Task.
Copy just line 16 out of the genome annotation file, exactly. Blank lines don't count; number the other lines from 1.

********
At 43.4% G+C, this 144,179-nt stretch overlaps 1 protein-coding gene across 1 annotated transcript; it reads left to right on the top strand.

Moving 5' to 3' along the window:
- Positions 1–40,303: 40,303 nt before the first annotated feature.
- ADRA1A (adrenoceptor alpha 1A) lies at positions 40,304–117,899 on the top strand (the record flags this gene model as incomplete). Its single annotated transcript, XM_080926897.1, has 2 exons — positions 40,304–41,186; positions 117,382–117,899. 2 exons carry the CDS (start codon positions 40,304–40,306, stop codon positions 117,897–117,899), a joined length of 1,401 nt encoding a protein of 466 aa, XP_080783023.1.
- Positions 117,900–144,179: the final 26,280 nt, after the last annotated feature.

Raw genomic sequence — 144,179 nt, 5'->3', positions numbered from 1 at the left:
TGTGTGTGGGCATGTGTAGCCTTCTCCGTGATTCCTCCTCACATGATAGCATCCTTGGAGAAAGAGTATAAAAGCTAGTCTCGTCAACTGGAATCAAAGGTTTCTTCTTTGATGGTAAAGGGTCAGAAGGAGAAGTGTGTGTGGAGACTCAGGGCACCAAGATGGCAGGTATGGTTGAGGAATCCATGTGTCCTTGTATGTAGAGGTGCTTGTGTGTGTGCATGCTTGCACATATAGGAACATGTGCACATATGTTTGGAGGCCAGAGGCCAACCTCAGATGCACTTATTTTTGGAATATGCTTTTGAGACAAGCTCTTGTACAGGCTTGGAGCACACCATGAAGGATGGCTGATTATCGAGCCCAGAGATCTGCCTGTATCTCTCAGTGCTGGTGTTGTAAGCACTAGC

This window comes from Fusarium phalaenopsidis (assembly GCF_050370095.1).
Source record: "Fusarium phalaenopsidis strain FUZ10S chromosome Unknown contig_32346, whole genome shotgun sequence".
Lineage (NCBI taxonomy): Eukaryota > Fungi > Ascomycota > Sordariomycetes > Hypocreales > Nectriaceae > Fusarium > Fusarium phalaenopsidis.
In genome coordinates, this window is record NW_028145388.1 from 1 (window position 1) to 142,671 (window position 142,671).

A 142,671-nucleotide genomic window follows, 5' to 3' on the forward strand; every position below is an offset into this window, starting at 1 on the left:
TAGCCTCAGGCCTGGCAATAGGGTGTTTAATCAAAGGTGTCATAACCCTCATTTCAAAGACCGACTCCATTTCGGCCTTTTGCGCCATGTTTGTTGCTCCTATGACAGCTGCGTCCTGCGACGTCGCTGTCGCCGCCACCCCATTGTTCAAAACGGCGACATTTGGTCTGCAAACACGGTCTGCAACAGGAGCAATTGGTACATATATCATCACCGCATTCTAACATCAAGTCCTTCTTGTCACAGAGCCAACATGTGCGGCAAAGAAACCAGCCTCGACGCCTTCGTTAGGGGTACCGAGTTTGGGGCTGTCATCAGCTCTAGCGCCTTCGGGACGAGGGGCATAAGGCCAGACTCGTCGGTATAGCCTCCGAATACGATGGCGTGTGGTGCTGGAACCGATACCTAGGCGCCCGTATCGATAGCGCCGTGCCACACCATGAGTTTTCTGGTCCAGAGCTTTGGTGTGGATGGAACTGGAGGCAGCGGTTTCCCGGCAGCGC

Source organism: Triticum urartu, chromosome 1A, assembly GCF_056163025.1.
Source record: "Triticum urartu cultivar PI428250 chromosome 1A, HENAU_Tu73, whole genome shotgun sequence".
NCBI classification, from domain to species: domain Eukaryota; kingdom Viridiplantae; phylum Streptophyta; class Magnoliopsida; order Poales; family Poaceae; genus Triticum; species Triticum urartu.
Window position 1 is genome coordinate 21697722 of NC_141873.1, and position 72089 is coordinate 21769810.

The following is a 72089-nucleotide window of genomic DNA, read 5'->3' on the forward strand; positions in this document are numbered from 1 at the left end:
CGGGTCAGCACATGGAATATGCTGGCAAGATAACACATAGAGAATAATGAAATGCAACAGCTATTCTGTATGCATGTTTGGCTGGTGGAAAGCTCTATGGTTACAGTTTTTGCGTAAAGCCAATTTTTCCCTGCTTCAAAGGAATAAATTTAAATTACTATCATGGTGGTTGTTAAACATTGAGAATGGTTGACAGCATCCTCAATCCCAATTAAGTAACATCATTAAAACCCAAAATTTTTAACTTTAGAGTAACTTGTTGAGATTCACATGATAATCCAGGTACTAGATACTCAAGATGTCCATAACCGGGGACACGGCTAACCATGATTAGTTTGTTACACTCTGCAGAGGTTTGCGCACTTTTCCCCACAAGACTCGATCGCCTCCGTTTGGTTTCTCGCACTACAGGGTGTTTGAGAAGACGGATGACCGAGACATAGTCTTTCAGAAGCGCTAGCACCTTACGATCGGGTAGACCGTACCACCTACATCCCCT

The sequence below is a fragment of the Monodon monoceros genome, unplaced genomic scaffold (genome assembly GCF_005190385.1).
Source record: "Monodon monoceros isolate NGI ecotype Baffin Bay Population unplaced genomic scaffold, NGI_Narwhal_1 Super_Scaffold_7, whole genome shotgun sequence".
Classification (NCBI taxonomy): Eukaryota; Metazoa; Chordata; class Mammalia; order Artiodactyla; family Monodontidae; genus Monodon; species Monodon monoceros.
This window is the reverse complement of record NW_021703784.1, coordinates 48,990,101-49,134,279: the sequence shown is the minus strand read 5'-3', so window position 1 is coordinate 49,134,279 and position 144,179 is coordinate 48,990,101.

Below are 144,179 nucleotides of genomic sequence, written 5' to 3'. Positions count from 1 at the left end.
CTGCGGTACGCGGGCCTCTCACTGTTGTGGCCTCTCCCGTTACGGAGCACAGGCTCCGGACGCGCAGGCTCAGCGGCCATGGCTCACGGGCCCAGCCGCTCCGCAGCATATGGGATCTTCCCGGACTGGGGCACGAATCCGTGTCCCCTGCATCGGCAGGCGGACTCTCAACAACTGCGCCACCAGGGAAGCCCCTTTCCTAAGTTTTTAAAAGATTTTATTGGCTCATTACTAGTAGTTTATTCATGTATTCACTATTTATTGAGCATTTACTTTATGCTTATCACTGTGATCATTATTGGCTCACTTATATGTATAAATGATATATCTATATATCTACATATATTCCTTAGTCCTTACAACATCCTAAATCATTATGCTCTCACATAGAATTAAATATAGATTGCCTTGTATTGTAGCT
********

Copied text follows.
NCBI classification, from domain to species: domain Eukaryota; kingdom Viridiplantae; phylum Streptophyta; class Magnoliopsida; order Poales; family Poaceae; genus Triticum; species Triticum urartu.